Thanks for the Lamia link too! I never knew...

    And I'd like to take a quick moment to make jealous eyes at Rhinoa...I haven't seen her in years :( (Tori that is)

  8. Rhinoa, I can only imagine. And do read more of his work. I know I am a little biased here, but personally, there wasn't a single novel of his I didn't love. And how great that you are seeing Tori!

    Literary Feline: Thanks! I'd love to know what you think of it.

    Robin: If you loved his other works, I'm quite certain you'll love this one as well!

    Chris: Thank you! And worry not, I will. I will join you in the making of jealous eyes at Rhinoa - I have never seen Tori! :( She has never played here, and when she plays in Europe it's always at times when I either have finals and can't fly anywhere to see her, or can't afford to at the moment.

  9. you are absolutely right - gaiman actually manages to create a whole new mythology for london. which is amazing! i mean, we're talking about london here. its old!

    that is defitely one of the great joys of this book and what i really enjoyed about reading it!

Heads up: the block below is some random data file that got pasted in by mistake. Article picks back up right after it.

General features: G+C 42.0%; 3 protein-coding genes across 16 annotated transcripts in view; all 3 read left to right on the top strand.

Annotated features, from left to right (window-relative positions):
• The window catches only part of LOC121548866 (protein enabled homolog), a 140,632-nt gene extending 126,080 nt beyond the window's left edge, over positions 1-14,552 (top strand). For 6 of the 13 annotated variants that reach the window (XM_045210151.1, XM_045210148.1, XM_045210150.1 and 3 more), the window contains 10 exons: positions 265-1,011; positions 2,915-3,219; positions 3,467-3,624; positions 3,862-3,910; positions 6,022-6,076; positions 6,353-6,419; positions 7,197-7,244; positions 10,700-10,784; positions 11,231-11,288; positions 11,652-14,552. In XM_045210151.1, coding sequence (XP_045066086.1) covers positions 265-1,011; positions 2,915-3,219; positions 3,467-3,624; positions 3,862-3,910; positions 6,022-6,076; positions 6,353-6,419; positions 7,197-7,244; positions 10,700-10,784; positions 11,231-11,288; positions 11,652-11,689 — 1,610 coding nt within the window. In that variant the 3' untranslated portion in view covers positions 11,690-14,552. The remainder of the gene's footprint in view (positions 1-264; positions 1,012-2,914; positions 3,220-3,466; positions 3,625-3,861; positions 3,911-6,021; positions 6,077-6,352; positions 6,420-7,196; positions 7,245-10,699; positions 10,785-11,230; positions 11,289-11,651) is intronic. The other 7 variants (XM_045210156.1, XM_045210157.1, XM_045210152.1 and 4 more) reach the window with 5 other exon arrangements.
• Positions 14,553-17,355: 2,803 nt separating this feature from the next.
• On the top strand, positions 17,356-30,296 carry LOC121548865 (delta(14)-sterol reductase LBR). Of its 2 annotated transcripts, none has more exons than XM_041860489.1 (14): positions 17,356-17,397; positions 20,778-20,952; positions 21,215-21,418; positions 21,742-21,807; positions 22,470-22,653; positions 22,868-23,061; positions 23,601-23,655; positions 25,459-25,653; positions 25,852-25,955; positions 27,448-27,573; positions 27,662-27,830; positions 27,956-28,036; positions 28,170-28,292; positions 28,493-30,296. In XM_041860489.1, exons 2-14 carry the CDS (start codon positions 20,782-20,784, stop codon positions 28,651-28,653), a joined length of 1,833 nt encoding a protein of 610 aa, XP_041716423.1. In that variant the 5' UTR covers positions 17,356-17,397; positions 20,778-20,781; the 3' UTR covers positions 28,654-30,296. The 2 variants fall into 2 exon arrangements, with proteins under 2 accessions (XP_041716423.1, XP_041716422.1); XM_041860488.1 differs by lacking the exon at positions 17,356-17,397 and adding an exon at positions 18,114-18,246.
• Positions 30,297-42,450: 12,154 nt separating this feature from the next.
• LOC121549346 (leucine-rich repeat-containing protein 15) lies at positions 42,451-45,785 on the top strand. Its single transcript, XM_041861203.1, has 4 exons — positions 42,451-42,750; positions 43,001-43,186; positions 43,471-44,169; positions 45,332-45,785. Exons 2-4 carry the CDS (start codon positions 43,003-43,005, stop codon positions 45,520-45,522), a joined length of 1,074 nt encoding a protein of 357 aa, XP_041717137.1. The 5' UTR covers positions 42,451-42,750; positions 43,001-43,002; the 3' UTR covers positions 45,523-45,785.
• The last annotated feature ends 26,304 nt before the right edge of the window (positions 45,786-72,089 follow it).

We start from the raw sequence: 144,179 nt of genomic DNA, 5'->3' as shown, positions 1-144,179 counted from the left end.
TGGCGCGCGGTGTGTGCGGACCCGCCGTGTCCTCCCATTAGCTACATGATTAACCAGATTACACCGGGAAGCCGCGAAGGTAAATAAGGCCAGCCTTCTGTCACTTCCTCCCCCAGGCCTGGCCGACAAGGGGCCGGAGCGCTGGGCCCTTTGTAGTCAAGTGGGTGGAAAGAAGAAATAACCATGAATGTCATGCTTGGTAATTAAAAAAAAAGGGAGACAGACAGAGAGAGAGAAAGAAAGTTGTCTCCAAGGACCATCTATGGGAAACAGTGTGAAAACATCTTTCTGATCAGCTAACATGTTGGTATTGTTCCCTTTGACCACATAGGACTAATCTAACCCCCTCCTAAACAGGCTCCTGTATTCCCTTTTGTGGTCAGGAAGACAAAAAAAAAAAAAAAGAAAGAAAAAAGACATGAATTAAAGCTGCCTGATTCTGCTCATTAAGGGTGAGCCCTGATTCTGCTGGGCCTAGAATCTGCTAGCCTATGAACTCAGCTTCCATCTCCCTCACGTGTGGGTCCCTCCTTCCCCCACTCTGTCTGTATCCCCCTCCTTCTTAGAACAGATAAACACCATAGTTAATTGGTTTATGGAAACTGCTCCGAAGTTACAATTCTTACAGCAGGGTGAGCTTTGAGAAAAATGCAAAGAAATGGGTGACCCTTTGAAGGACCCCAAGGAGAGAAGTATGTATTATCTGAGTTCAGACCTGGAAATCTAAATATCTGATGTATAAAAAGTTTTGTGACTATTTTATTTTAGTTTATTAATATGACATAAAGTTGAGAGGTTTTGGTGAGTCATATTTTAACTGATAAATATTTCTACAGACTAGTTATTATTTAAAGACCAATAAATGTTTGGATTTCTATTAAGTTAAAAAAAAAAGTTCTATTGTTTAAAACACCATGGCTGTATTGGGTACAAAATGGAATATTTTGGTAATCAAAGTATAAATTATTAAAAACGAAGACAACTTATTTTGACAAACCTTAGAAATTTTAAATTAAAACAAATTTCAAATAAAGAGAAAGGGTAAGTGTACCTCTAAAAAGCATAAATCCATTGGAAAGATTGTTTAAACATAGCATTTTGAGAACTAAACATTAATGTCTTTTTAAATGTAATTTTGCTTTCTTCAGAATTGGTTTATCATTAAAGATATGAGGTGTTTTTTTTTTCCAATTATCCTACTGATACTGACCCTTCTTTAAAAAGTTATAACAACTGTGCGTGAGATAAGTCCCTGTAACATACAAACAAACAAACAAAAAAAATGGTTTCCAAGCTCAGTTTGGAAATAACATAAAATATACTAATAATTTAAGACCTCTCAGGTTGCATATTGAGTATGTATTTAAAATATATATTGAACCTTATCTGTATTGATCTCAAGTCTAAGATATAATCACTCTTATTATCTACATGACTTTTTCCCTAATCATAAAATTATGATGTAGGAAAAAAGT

i live in oxford and going down to london afterwards was the creepiest and coolest experience. especially the tube! i kept expecting something to crawl out somewhere! it was especially creepy when the platform was empty...!

  10. hello, jean pierre :) I can only imagine how amazing that experience must have been. Hopefully I'll get to try it myself in the near future!

  11. its definitely one of the perks of living in england!

    also walking through the streets and looking up at old buildings and being convinced that old bailey is up there...

  12. I suppose that's the right word to put it: a whole new mythology. Gaiman is such a genius!